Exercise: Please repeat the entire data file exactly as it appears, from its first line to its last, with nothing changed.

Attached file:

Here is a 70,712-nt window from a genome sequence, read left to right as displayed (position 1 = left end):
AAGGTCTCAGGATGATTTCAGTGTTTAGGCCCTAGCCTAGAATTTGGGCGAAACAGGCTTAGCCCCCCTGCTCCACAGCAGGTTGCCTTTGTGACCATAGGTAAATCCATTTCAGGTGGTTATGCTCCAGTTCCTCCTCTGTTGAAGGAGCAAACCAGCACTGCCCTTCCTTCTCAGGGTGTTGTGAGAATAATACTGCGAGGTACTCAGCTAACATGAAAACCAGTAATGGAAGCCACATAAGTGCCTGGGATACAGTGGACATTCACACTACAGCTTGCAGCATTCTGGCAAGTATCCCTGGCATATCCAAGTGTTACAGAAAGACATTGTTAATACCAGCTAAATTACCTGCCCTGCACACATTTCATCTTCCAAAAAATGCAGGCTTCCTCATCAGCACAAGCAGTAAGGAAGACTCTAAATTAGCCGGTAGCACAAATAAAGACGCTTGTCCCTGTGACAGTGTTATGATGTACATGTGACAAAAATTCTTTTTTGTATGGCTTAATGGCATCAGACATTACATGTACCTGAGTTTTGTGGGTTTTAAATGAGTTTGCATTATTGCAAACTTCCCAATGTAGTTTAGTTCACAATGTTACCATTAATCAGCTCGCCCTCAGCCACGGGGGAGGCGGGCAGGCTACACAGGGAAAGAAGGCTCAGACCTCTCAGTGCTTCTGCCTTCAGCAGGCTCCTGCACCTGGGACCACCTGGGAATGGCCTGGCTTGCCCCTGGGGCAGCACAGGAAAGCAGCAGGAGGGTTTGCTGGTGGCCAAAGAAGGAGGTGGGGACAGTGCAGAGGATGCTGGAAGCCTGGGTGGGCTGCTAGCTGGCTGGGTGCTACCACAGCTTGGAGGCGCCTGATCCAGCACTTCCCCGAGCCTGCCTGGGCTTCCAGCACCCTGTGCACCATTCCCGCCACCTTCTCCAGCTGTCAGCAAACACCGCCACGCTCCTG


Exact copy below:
Here is a 70,712-nt window from a genome sequence, read left to right as displayed (position 1 = left end):
AAGGTCTCAGGATGATTTCAGTGTTTAGGCCCTAGCCTAGAATTTGGGCGAAACAGGCTTAGCCCCCCTGCTCCACAGCAGGTTGCCTTTGTGACCATAGGTAAATCCATTTCAGGTGGTTATGCTCCAGTTCCTCCTCTGTTGAAGGAGCAAACCAGCACTGCCCTTCCTTCTCAGGGTGTTGTGAGAATAATACTGCGAGGTACTCAGCTAACATGAAAACCAGTAATGGAAGCCACATAAGTGCCTGGGATACAGTGGACATTCACACTACAGCTTGCAGCATTCTGGCAAGTATCCCTGGCATATCCAAGTGTTACAGAAAGACATTGTTAATACCAGCTAAATTACCTGCCCTGCACACATTTCATCTTCCAAAAAATGCAGGCTTCCTCATCAGCACAAGCAGTAAGGAAGACTCTAAATTAGCCGGTAGCACAAATAAAGACGCTTGTCCCTGTGACAGTGTTATGATGTACATGTGACAAAAATTCTTTTTTGTATGGCTTAATGGCATCAGACATTACATGTACCTGAGTTTTGTGGGTTTTAAATGAGTTTGCATTATTGCAAACTTCCCAATGTAGTTTAGTTCACAATGTTACCATTAATCAGCTCGCCCTCAGCCACGGGGGAGGCGGGCAGGCTACACAGGGAAAGAAGGCTCAGACCTCTCAGTGCTTCTGCCTTCAGCAGGCTCCTGCACCTGGGACCACCTGGGAATGGCCTGGCTTGCCCCTGGGGCAGCACAGGAAAGCAGCAGGAGGGTTTGCTGGTGGCCAAAGAAGGAGGTGGGGACAGTGCAGAGGATGCTGGAAGCCTGGGTGGGCTGCTAGCTGGCTGGGTGCTACCACAGCTTGGAGGCGCCTGATCCAGCACTTCCCCGAGCCTGCCTGGGCTTCCAGCACCCTGTGCACCATTCCCGCCACCTTCTCCAGCTGTCAGCAAACACCGCCACGCTCCTG